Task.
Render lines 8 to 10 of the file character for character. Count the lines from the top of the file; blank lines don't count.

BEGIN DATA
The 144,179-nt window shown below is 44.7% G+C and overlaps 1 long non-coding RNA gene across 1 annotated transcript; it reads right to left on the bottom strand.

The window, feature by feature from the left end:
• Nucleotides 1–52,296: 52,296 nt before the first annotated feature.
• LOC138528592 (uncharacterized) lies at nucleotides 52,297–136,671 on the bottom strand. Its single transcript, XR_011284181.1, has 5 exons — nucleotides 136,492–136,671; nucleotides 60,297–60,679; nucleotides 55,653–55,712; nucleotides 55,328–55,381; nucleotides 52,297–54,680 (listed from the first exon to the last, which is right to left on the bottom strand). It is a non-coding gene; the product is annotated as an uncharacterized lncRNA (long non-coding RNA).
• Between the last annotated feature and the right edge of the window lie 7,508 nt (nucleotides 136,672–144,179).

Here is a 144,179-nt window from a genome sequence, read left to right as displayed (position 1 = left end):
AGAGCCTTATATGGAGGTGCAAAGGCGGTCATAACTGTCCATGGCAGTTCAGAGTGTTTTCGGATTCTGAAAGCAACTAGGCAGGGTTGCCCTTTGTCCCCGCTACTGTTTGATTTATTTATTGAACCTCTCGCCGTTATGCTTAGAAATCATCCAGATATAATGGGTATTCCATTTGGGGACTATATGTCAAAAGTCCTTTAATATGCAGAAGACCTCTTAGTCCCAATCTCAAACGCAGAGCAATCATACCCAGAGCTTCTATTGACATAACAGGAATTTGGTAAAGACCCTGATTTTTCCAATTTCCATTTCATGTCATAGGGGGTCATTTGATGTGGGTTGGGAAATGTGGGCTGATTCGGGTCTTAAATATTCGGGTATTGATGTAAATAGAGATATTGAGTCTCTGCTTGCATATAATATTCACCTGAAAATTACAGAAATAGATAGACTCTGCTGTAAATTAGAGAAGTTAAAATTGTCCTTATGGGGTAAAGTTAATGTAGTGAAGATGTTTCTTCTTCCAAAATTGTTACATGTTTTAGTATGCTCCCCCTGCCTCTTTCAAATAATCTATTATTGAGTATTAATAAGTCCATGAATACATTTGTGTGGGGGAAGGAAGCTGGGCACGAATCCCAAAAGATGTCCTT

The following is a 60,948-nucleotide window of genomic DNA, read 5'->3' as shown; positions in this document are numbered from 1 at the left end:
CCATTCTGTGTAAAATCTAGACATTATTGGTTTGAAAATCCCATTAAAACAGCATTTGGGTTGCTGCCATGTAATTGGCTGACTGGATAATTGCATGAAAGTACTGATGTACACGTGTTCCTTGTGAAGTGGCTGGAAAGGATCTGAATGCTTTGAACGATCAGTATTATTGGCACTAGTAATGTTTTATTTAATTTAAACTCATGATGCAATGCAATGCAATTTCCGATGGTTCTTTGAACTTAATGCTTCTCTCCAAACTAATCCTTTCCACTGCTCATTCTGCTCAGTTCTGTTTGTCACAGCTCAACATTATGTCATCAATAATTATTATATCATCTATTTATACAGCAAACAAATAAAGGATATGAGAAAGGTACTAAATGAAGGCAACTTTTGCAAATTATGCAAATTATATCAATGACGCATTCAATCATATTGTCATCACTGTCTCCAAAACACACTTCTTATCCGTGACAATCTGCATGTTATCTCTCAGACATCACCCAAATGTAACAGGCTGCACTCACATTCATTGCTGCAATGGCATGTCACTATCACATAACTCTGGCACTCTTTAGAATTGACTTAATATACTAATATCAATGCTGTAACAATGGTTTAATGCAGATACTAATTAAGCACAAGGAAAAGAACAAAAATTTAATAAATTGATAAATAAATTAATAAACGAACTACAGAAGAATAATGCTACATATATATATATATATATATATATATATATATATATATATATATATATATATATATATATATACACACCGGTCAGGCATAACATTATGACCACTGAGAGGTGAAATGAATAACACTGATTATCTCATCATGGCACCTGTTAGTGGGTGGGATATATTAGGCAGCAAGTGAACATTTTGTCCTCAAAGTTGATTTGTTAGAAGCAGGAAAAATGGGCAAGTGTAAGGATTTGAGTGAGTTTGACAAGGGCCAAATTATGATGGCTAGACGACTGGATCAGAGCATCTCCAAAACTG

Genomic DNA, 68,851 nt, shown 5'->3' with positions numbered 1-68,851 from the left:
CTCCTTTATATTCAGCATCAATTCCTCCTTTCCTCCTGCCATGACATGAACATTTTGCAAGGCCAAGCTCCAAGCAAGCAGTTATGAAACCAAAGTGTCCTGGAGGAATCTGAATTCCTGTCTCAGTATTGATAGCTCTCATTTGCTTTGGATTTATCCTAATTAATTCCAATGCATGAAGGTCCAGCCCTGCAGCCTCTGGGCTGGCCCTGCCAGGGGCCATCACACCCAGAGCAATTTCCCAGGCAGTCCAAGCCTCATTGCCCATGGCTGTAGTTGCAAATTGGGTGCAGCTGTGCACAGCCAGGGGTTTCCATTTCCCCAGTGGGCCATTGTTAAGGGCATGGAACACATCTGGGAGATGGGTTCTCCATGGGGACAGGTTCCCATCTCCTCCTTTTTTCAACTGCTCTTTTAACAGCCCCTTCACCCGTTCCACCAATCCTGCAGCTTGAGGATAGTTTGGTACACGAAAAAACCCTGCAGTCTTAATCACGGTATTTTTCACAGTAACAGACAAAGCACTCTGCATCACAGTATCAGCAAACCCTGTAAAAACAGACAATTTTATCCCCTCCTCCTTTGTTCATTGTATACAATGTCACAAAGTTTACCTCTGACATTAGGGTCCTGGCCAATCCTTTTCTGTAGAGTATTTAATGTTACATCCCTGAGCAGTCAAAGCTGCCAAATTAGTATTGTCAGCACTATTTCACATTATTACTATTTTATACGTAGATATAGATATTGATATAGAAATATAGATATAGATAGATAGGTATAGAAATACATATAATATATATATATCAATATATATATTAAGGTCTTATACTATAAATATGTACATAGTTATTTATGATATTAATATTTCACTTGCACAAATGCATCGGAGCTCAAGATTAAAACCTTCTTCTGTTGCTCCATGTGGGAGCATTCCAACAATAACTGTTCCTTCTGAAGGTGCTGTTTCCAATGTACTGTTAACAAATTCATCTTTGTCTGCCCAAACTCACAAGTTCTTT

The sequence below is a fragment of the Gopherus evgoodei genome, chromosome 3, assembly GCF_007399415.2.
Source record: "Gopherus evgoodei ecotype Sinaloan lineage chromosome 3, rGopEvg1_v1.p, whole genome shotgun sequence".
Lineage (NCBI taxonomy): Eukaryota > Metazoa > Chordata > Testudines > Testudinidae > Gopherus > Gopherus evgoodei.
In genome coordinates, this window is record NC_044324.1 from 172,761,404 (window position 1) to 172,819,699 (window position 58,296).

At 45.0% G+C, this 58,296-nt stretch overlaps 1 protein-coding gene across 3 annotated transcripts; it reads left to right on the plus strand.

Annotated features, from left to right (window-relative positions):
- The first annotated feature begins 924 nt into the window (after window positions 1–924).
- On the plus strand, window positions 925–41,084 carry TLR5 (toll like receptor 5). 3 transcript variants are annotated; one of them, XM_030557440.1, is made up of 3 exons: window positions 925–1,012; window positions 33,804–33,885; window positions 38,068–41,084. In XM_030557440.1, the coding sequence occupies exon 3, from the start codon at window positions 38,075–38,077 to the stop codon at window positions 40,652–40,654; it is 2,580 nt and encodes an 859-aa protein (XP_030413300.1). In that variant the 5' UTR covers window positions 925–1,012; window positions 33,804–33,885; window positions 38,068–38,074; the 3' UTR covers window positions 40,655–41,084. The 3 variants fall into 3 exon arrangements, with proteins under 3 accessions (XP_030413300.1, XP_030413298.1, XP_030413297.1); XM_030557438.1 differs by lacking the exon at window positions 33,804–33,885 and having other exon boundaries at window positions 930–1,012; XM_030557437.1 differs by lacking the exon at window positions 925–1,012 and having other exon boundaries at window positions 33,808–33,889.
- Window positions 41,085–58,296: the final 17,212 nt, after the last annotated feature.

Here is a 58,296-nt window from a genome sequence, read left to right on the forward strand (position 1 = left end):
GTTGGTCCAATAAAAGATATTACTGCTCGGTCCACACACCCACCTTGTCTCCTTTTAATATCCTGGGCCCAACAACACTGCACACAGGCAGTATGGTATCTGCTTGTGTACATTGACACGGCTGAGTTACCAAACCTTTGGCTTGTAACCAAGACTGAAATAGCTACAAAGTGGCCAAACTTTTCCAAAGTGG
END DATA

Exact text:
The following is a 60,948-nucleotide window of genomic DNA, read 5'->3' as shown; positions in this document are numbered from 1 at the left end:
CCATTCTGTGTAAAATCTAGACATTATTGGTTTGAAAATCCCATTAAAACAGCATTTGGGTTGCTGCCATGTAATTGGCTGACTGGATAATTGCATGAAAGTACTGATGTACACGTGTTCCTTGTGAAGTGGCTGGAAAGGATCTGAATGCTTTGAACGATCAGTATTATTGGCACTAGTAATGTTTTATTTAATTTAAACTCATGATGCAATGCAATGCAATTTCCGATGGTTCTTTGAACTTAATGCTTCTCTCCAAACTAATCCTTTCCACTGCTCATTCTGCTCAGTTCTGTTTGTCACAGCTCAACATTATGTCATCAATAATTATTATATCATCTATTTATACAGCAAACAAATAAAGGATATGAGAAAGGTACTAAATGAAGGCAACTTTTGCAAATTATGCAAATTATATCAATGACGCATTCAATCATATTGTCATCACTGTCTCCAAAACACACTTCTTATCCGTGACAATCTGCATGTTATCTCTCAGACATCACCCAAATGTAACAGGCTGCACTCACATTCATTGCTGCAATGGCATGTCACTATCACATAACTCTGGCACTCTTTAGAATTGACTTAATATACTAATATCAATGCTGTAACAATGGTTTAATGCAGATACTAATTAAGCACAAGGAAAAGAACAAAAATTTAATAAATTGATAAATAAATTAATAAACGAACTACAGAAGAATAATGCTACATATATATATATATATATATATATATATATATATATATATATATATATATATATATATATATACACACCGGTCAGGCATAACATTATGACCACTGAGAGGTGAAATGAATAACACTGATTATCTCATCATGGCACCTGTTAGTGGGTGGGATATATTAGGCAGCAAGTGAACATTTTGTCCTCAAAGTTGATTTGTTAGAAGCAGGAAAAATGGGCAAGTGTAAGGATTTGAGTGAGTTTGACAAGGGCCAAATTATGATGGCTAGACGACTGGATCAGAGCATCTCCAAAACTG

Genomic DNA, 68,851 nt, shown 5'->3' with positions numbered 1-68,851 from the left: